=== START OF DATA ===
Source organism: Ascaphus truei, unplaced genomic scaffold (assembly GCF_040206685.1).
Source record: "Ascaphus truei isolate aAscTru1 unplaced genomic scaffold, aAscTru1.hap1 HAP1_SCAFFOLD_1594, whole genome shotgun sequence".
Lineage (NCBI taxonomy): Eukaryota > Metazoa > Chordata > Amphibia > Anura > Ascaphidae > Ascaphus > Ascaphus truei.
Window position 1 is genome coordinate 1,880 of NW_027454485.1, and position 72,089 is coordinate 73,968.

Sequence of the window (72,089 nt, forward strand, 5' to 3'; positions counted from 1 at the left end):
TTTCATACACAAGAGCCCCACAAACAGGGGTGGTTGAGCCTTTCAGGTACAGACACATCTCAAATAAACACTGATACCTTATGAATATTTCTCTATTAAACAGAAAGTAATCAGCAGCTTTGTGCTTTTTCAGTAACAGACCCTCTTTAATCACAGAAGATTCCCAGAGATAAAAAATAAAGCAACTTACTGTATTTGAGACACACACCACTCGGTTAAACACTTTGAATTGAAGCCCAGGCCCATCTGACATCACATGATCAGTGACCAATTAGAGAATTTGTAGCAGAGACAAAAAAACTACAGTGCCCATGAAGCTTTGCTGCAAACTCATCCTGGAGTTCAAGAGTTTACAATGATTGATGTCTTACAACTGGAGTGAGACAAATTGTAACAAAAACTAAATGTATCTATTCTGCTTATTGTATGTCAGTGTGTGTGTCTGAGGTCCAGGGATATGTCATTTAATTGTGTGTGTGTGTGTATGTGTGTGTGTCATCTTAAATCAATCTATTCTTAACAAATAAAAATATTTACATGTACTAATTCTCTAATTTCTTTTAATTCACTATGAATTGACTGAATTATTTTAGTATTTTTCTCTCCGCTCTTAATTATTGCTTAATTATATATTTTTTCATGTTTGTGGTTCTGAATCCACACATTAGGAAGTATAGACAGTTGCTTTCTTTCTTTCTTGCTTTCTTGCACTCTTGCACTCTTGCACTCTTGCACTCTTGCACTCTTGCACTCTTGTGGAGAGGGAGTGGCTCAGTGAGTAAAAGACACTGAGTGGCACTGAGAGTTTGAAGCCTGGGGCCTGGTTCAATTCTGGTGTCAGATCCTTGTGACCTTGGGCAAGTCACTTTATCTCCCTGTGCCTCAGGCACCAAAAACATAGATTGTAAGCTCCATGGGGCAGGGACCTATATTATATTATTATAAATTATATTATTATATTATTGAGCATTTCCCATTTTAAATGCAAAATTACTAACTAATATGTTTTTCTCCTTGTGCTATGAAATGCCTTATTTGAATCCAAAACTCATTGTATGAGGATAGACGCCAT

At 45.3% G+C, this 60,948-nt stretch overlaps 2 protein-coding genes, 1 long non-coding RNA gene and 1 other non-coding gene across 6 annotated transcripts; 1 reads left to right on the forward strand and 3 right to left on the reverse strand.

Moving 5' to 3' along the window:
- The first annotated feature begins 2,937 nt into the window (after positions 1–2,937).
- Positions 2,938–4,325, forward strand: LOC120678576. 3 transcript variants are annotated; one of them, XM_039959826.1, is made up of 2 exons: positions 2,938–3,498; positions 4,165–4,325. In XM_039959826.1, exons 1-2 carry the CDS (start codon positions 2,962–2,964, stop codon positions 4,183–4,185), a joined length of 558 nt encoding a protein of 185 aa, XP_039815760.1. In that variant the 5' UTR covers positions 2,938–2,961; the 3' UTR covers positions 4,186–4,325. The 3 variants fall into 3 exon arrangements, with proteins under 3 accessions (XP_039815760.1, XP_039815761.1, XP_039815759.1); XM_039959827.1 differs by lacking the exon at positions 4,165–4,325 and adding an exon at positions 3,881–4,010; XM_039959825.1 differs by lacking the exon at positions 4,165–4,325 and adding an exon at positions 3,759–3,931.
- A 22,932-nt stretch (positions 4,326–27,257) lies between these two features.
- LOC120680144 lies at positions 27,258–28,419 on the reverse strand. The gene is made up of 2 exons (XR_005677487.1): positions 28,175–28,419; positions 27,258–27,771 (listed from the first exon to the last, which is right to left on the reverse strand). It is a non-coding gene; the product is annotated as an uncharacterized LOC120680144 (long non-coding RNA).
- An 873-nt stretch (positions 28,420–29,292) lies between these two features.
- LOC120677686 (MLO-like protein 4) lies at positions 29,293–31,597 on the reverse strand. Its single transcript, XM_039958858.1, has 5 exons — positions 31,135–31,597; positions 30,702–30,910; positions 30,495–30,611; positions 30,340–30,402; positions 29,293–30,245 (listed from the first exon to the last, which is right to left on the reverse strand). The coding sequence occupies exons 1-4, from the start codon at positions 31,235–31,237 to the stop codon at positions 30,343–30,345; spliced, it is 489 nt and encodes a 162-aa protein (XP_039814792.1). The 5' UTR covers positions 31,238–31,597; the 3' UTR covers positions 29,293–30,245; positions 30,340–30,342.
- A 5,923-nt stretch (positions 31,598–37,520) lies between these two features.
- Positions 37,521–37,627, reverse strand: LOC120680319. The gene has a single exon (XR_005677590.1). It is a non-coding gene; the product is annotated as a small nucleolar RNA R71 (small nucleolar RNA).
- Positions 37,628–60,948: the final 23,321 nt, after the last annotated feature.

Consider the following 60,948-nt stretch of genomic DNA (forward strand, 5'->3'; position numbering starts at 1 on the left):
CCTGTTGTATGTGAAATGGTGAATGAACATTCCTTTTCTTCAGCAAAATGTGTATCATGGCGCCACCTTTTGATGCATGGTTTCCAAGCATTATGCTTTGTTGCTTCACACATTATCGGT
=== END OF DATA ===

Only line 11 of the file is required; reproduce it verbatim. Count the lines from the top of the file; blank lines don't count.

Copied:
- A 22,932-nt stretch (positions 4,326–27,257) lies between these two features.